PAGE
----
Some North Carolina residents run into problems with the law. They may have been in the wrong place at the wrong time or made an error in judgment. If you are looking to move on from a conviction, your criminal record may continue to impede you, perhaps making it hard for you to get a job. Fortunately, state law offers expunction as a possible solution.
The North Carolina Judicial Branch website explains that expunction, also called expungement, is the process that removes a criminal charge or a conviction from an individual’s record. If you qualify, you may reap a number of benefits.
Expunction cleans your record
Once a court has approved your expunction, the court will seal or destroy the record of your criminal conviction, meaning it will not turn up on a background check. The expunction of your record makes it unlikely that anyone checking your personal history will find out about your arrest and conviction. This increases your chances that you will find employment, secure a financial loan or gain admittance to a school or a college.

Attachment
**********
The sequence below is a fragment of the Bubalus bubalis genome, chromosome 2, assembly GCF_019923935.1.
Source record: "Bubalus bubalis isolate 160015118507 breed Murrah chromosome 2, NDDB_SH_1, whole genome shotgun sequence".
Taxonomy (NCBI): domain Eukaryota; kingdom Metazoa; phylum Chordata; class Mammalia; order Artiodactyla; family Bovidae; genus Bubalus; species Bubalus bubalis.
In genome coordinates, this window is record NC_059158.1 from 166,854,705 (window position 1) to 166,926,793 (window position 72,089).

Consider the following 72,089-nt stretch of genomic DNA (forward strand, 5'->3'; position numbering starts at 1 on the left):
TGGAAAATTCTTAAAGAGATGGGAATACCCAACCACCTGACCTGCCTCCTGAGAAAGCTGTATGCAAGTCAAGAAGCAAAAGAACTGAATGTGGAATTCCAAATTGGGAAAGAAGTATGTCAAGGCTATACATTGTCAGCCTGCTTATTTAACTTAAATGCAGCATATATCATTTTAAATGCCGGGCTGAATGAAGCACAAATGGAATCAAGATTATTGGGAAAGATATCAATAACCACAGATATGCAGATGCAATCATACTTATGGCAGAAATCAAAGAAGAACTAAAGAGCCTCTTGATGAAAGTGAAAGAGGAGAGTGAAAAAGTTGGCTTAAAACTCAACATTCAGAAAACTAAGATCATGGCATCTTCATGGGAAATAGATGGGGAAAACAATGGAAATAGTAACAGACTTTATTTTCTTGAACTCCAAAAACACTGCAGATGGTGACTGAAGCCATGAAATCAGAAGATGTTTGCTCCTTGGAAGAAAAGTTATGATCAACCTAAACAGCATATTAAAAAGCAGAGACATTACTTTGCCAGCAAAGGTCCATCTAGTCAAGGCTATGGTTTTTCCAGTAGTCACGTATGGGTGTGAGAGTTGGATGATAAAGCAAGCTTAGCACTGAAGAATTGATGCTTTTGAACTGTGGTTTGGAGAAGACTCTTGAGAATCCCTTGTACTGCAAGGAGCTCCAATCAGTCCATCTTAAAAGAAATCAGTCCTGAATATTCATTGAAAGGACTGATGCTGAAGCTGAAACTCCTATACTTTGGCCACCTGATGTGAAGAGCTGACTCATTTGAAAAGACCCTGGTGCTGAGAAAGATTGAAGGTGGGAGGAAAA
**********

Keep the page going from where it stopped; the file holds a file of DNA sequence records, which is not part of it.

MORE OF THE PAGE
You do not have to admit to a crime
Another benefit is that you do not have to admit to committing the offense that the government has expunged. This can help you when you interview for a job or to rent an apartment. Additionally, sealing or destroying your criminal record offers general protection against perjury. If you are under oath, you should not have to admit to the crime that the state has expunged from your record.
The limitations of expunction
Expunging your record might not always prevent other parties from learning of your conviction. Sometimes an expunged case turns up in federal immigration cases. Federal government agencies may also learn about your expunged criminal conviction if you apply for a government job. Additionally, you may have another criminal conviction that is not eligible for expunction.
Still, there are multiple reasons why pursuing expunction is worthwhile. There are different requirements for expunction, so be sure that you prepare your application based on the state’s specific guidelines for your conviction.